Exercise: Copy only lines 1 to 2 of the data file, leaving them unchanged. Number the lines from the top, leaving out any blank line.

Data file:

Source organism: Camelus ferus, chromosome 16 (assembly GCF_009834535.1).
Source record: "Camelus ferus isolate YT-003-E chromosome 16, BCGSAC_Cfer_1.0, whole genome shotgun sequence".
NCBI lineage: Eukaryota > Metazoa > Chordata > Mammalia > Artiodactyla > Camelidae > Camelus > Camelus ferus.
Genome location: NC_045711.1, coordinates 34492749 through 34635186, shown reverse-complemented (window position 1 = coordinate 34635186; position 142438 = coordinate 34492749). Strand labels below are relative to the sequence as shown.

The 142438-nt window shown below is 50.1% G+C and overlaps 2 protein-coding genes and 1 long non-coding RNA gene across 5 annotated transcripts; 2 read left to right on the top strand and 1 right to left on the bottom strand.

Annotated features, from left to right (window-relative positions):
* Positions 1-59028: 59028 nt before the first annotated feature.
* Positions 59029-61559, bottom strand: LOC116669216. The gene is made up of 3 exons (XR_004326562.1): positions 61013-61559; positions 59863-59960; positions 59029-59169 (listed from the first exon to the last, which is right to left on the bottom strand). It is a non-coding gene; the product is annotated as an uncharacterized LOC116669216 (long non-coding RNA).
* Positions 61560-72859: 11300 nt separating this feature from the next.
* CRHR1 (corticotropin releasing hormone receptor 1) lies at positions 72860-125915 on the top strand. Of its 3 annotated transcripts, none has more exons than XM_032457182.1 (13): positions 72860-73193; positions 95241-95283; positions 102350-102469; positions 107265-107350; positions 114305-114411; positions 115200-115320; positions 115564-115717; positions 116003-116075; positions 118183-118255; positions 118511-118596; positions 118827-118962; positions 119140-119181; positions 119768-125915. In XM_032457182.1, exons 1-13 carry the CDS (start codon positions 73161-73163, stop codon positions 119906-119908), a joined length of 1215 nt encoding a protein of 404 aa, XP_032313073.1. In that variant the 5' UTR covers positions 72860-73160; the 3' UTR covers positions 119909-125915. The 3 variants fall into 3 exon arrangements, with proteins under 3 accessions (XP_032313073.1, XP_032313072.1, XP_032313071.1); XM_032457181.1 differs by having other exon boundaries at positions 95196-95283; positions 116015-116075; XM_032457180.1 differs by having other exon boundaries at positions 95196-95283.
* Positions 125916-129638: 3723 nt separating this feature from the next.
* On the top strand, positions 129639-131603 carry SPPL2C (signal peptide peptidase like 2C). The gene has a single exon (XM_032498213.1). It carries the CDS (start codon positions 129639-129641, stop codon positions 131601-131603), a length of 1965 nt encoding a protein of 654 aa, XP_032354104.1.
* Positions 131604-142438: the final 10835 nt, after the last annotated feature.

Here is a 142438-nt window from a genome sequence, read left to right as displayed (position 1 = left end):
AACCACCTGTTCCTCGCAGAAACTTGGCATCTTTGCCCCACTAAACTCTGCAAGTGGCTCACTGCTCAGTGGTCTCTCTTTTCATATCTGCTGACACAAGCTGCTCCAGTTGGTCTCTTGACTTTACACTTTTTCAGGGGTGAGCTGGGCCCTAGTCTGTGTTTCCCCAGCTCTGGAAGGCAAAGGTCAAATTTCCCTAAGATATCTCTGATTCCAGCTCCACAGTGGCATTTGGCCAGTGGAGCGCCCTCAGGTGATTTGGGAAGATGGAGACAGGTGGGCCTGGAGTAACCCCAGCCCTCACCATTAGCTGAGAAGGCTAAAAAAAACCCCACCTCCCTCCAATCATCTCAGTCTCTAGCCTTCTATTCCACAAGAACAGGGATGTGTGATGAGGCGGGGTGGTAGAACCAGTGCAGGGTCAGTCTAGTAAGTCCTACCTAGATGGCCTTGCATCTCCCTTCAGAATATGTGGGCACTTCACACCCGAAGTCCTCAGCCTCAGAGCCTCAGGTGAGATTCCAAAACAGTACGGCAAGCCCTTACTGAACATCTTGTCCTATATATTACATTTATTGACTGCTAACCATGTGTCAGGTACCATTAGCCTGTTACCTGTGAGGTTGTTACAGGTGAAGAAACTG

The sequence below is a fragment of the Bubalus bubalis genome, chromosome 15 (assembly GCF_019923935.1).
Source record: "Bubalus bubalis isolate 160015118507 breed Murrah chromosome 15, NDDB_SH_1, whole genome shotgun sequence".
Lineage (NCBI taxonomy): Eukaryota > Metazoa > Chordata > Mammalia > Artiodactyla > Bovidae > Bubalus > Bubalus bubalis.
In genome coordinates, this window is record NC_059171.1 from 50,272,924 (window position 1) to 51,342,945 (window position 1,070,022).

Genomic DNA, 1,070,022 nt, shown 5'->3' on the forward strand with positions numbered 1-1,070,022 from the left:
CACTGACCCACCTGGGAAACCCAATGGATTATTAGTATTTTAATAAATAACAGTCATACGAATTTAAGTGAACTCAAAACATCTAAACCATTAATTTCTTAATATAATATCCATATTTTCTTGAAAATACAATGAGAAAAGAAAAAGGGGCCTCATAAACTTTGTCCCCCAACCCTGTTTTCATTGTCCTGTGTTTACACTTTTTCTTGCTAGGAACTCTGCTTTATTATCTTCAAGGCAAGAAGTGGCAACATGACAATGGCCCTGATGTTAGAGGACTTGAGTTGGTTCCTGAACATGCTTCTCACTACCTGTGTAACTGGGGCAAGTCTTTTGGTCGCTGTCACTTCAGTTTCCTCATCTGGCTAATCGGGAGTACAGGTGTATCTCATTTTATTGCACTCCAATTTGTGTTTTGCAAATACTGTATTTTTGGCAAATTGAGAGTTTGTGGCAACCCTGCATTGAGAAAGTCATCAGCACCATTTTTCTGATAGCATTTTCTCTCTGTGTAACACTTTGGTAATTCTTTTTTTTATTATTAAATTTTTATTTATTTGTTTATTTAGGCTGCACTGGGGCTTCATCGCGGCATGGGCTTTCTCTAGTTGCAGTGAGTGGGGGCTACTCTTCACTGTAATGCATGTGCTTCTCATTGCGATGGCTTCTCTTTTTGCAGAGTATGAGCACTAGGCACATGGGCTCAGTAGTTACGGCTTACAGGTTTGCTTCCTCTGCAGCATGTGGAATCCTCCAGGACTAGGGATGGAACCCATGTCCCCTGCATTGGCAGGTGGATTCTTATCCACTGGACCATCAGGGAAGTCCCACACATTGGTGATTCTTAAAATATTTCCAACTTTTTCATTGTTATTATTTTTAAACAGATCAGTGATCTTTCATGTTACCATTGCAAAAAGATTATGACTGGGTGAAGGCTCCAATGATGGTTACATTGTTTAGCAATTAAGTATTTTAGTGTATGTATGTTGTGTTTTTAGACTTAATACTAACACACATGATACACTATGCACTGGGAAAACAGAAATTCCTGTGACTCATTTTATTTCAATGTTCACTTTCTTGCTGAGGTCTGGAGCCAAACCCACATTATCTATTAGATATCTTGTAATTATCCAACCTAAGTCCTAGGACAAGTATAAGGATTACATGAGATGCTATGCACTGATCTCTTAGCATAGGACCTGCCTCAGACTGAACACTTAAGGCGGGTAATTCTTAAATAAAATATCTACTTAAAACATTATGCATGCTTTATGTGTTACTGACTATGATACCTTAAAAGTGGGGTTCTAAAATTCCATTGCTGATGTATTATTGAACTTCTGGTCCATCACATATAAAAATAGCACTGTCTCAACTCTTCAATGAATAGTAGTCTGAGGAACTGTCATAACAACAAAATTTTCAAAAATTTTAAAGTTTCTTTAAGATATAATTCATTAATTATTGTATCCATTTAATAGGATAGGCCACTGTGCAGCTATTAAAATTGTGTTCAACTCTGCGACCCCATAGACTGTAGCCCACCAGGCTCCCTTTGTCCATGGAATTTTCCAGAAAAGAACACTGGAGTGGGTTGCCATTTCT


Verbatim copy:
Source organism: Camelus ferus, chromosome 16 (assembly GCF_009834535.1).
Source record: "Camelus ferus isolate YT-003-E chromosome 16, BCGSAC_Cfer_1.0, whole genome shotgun sequence".